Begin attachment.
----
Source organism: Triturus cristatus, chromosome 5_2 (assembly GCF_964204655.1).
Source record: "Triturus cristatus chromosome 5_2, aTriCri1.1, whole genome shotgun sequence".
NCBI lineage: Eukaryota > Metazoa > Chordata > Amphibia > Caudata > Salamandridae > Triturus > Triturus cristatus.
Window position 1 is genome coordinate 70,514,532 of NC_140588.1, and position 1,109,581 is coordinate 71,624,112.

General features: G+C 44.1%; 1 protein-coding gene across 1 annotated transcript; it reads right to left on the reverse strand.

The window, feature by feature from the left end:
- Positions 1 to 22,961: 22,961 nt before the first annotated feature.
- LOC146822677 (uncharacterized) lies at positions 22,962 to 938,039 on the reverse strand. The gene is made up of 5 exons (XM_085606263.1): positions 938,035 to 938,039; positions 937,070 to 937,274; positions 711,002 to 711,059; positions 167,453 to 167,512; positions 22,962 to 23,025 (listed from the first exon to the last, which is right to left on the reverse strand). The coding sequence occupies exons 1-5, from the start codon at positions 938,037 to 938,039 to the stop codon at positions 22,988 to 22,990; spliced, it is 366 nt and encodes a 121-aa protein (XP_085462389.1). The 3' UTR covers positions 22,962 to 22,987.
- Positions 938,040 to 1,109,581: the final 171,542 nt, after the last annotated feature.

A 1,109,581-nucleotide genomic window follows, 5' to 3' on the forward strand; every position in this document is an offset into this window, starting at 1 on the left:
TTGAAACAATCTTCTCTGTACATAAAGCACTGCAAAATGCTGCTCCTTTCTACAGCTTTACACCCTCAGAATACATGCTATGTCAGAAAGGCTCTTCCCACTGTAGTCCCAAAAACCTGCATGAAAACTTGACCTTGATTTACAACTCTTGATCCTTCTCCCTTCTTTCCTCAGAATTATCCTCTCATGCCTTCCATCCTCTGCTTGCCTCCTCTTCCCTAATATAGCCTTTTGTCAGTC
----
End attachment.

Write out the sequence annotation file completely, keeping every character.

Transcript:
Source organism: Triturus cristatus, chromosome 5_2 (assembly GCF_964204655.1).
Source record: "Triturus cristatus chromosome 5_2, aTriCri1.1, whole genome shotgun sequence".
NCBI lineage: Eukaryota > Metazoa > Chordata > Amphibia > Caudata > Salamandridae > Triturus > Triturus cristatus.
Window position 1 is genome coordinate 70,514,532 of NC_140588.1, and position 1,109,581 is coordinate 71,624,112.

General features: G+C 44.1%; 1 protein-coding gene across 1 annotated transcript; it reads right to left on the reverse strand.

The window, feature by feature from the left end:
- Positions 1 to 22,961: 22,961 nt before the first annotated feature.
- LOC146822677 (uncharacterized) lies at positions 22,962 to 938,039 on the reverse strand. The gene is made up of 5 exons (XM_085606263.1): positions 938,035 to 938,039; positions 937,070 to 937,274; positions 711,002 to 711,059; positions 167,453 to 167,512; positions 22,962 to 23,025 (listed from the first exon to the last, which is right to left on the reverse strand). The coding sequence occupies exons 1-5, from the start codon at positions 938,037 to 938,039 to the stop codon at positions 22,988 to 22,990; spliced, it is 366 nt and encodes a 121-aa protein (XP_085462389.1). The 3' UTR covers positions 22,962 to 22,987.
- Positions 938,040 to 1,109,581: the final 171,542 nt, after the last annotated feature.

A 1,109,581-nucleotide genomic window follows, 5' to 3' on the forward strand; every position in this document is an offset into this window, starting at 1 on the left:
TTGAAACAATCTTCTCTGTACATAAAGCACTGCAAAATGCTGCTCCTTTCTACAGCTTTACACCCTCAGAATACATGCTATGTCAGAAAGGCTCTTCCCACTGTAGTCCCAAAAACCTGCATGAAAACTTGACCTTGATTTACAACTCTTGATCCTTCTCCCTTCTTTCCTCAGAATTATCCTCTCATGCCTTCCATCCTCTGCTTGCCTCCTCTTCCCTAATATAGCCTTTTGTCAGTC